Accounts payable automation is a technology-driven approach to invoice processing. According to the Document Imaging Report, issue no. 8-17-07, there are around 3757 invoice processing applications in the world.
Intelligent Data Capture (IDC) or learning systems enable end users to extract content from invoices without the system having to learn the layout of the invoice. Some intelligent engines are able to correctly sort batches on the fly, locate data fields such as invoice and PO number, as well as line item information, and then extract the desired content from those data fields. Intelligent solutions do not require the coding of rules or design form templates. Rather the system learns by reviewing a relatively small number of invoice samples. This helps the system scale to large invoice volumes and widely varying document layouts without requiring a human operator to specify a template for each one, or explicitly create and tune an extensive library of keywords.
Invoice processing automation software has emerged as what one consulting company has called a "disruptive innovation," whereby this new technological innovation has created a demand for a whole line of software products that previously did not exist. Invoice processing software has produced tremendous labor savings to the extent that many companies have begun to consider it an essential piece of their technology, much like word processing software.
Other advantages of accounts payable automation include:
- Up to an 80 percent reduction in a company's procure to pay cycle
- A reduction in duplicate invoice payments and invoice entry errors
- The ability to assign GL codes to invoices without direct access to a company's accounting platform.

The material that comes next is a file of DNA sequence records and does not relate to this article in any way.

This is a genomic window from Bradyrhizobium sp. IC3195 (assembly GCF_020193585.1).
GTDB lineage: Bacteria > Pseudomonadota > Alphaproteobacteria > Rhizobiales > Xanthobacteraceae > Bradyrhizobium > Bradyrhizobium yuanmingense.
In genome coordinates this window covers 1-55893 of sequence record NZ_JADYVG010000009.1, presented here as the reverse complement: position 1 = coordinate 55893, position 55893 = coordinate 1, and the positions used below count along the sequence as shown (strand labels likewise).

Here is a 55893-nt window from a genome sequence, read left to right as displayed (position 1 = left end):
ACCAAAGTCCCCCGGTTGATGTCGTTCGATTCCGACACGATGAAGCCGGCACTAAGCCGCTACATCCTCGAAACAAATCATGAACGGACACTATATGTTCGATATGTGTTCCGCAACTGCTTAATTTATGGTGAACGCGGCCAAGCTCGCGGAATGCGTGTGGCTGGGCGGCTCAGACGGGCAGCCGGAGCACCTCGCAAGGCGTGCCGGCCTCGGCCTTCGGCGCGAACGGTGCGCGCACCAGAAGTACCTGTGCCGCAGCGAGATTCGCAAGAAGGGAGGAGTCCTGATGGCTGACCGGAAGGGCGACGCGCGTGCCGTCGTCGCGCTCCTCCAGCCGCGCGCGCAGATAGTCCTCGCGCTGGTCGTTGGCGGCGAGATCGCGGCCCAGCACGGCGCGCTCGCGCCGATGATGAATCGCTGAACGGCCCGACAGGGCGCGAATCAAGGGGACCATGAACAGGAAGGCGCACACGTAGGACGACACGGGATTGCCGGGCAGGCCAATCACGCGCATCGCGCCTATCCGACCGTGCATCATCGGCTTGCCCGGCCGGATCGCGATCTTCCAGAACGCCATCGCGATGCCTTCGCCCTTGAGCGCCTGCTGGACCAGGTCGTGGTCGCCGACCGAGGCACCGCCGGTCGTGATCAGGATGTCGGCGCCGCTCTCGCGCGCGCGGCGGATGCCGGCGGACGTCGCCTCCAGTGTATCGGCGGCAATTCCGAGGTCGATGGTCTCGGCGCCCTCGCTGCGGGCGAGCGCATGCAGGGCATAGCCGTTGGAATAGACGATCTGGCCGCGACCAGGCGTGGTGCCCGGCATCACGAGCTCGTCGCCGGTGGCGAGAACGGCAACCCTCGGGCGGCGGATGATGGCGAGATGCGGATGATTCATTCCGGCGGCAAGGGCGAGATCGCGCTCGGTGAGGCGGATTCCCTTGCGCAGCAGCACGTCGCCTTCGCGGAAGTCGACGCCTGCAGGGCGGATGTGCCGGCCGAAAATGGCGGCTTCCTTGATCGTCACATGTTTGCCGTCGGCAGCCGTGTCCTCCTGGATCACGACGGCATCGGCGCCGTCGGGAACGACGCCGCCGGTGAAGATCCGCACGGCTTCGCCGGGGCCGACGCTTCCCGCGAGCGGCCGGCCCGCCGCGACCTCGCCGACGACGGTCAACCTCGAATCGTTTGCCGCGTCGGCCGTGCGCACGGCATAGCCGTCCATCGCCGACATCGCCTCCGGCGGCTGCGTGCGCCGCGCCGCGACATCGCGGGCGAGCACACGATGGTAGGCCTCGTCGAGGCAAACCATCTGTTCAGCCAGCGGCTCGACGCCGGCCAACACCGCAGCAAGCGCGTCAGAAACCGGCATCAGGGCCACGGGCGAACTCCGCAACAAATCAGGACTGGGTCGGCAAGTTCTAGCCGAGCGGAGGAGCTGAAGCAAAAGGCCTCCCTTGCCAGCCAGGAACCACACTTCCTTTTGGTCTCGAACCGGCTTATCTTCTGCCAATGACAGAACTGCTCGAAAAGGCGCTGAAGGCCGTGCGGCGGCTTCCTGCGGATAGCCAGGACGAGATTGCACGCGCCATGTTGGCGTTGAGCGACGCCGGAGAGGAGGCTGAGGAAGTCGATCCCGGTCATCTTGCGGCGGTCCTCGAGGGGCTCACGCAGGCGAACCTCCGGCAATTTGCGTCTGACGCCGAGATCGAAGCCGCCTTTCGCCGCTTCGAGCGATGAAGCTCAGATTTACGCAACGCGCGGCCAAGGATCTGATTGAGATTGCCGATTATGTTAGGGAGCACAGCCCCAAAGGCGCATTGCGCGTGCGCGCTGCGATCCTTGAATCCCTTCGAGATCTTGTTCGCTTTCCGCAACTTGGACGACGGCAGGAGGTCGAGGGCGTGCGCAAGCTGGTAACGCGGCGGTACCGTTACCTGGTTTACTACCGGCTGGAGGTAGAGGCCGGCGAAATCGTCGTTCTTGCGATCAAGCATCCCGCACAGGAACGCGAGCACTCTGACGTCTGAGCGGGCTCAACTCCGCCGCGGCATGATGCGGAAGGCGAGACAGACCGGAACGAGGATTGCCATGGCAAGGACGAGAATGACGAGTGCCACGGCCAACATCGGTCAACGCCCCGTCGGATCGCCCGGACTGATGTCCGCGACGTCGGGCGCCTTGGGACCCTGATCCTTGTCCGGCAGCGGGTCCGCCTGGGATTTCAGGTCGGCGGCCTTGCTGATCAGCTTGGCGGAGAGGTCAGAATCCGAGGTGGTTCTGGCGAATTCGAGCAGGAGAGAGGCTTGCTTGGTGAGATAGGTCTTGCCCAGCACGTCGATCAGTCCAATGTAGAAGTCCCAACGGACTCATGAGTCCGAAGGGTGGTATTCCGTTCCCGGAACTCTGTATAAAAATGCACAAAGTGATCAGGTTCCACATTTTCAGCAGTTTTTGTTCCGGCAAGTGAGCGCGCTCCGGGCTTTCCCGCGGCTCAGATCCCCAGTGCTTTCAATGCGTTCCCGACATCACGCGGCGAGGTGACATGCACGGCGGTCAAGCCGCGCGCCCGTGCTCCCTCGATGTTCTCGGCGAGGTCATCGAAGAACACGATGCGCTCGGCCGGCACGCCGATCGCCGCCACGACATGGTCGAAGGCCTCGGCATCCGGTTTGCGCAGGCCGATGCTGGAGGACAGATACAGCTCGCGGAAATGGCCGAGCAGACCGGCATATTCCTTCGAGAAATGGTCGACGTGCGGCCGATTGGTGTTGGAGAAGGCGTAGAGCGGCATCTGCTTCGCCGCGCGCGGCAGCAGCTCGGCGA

Comprehensive invoice process management
The typical approach towards invoice management processes start from the arrival of a supplier invoice. Depending on the process design, the invoice should be identified, categorized, filed and matched against a PO by the person who was responsible for the order. After these steps the invoice is usually transferred to the financial department and the sum is paid. The problem with this process is the lack of comprehensive cost management, which should involve the following checkpoints and controlling points:
· Was the person who ordered item eligible to place the order?
· Was the PO approved by a responsible person?
· Can the PO or invoice be linked to an existing supplier contract?
Comprehensive invoice management processes, therefore, shall involve the above-mentioned checkpoints in order to ensure that no fake suppliers can issue an invoice and get paid. This has happened to tech giants, hence the danger is real and shall not be overlooked.
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- Facebook and Google with a total sum of 100 million US dollars